Delegates at the third Unite Against Racism Conference in Warsaw were taken on a visit of the Jewish Historical Institute on their arrival in the Polish capital on Tuesday. The Institute was founded to preserve the heritage and history of Poland's Jewish community and to provide a lasting memorial to the lives lost during the Holocaust. According to William Gaillard, advisor to the UEFA President, the visit "served as a stark reminder why conferences like this are so important".
Gaillard, along with joint chair Piara Powar, director of FARE UK members Kick It Out, opened the conference on Tuesday evening, looking to build on the success of previous conferences in London in 2003 and Barcelona three years ago. London, Gaillard said, had been chosen as the first venue because of Britain's leading role in the fight against racism. The conference in Barcelona had helped address problems particular to southern Europe. Now, with UEFA EURO 2012™ to be hosted in Poland and Ukraine, it was time to "examine issues we are confronted with in the east".
The scope of the conference, though, is wider than that. Powar welcomed "delegates from across the football family" including representatives from the member associations, non-governmental organizations, fan groups, clubs, player representatives and players themselves. "It is a true coming together of the football family," he said. "It is crucial to us to show that diversity and anti-discrimination are not add-ons to sport, but part and parcel of what we do. The conference is an opportunity to come together and set an agenda for European football and underline the positive values embedded in our sport." To illustrate this, delegates were shown a clip of the film 'Different Languages, One Goal, Say no to Racism' which was screened throughout UEFA EURO 2008™ (click here) and also at half-time during UEFA Champions League matches this season. "It is about different languages, different shirts, different ethnic groups, but the same humanity," Gaillard said.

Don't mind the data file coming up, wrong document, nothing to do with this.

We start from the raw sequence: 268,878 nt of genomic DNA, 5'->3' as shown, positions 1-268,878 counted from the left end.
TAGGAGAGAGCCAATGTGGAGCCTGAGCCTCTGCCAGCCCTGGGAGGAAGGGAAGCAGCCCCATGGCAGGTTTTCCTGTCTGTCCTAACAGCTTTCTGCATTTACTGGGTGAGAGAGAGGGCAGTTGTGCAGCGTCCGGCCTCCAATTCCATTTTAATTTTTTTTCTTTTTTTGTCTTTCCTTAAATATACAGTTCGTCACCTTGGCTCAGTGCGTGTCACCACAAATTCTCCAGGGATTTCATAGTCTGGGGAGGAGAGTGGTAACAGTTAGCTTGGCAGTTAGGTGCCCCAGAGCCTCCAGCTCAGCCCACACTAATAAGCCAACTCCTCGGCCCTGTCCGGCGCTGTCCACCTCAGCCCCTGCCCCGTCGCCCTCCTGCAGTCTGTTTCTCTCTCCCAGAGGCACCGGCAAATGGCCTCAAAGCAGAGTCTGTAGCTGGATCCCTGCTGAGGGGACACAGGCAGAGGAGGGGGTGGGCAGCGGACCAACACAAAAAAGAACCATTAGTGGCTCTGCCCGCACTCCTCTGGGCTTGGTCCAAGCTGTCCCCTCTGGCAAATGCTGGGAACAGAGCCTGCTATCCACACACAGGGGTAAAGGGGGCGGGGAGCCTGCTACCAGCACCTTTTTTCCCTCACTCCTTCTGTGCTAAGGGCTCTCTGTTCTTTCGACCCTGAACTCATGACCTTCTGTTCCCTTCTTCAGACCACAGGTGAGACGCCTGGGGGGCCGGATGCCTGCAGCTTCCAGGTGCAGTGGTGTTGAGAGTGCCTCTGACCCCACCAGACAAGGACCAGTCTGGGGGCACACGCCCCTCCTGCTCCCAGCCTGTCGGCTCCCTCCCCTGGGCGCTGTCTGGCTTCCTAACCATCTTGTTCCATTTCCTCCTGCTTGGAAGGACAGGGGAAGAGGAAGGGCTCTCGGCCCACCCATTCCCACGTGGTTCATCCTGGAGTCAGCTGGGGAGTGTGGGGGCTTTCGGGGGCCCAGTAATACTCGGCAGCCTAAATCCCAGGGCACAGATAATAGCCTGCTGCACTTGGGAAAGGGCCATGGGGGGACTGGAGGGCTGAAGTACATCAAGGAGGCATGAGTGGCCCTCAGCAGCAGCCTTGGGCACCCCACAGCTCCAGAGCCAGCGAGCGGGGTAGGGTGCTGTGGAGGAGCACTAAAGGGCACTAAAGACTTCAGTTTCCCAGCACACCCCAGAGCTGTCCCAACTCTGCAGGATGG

The final part of the session was devoted to hearing what the delegates themselves expected from the conference. Daniela Conti, Powar's colleague at FARE and representative of the organization The Union of Italian Sport for All, was interested to learn new ideas about gender issues and the struggle against homophobia going into the next Mondiali Antirazzisti – an amateur world event held each year. She also celebrated the progress FARE has made in its tenth anniversary year and called on delegates to "build new projects, create new associations and to give a new impulse to our struggle to end every form of discrimination".
UEFA's Julien Zylberstein, meanwhile, emphasised how important the timing of the conference is given the current economic climate, stressing how "history has shown that in times of crisis people turn in on themselves and against all differences". He added: "The great French novelist Stendahl wrote: 'I have lived long enough to see that difference breeds hatred'. Let us prove him wrong." In keeping with the theme of participation, members of the audience were invited to discuss their hopes and expectations for the conference. "Audience engagement is absolutely crucial to this event," Powar said.
FARE had held its NGO forum earlier in the day with delegates from over 35 countries in attendance. The network gave a collective overview of highlights over the past decade such as the continued success of the Mondiali, increased membership from European nations and the further alignment with the game's European bodies. There was also a chance to look ahead to immediate campaigns at the 2010 FIFA World Cup in South Africa and UEFA EURO 2012™.
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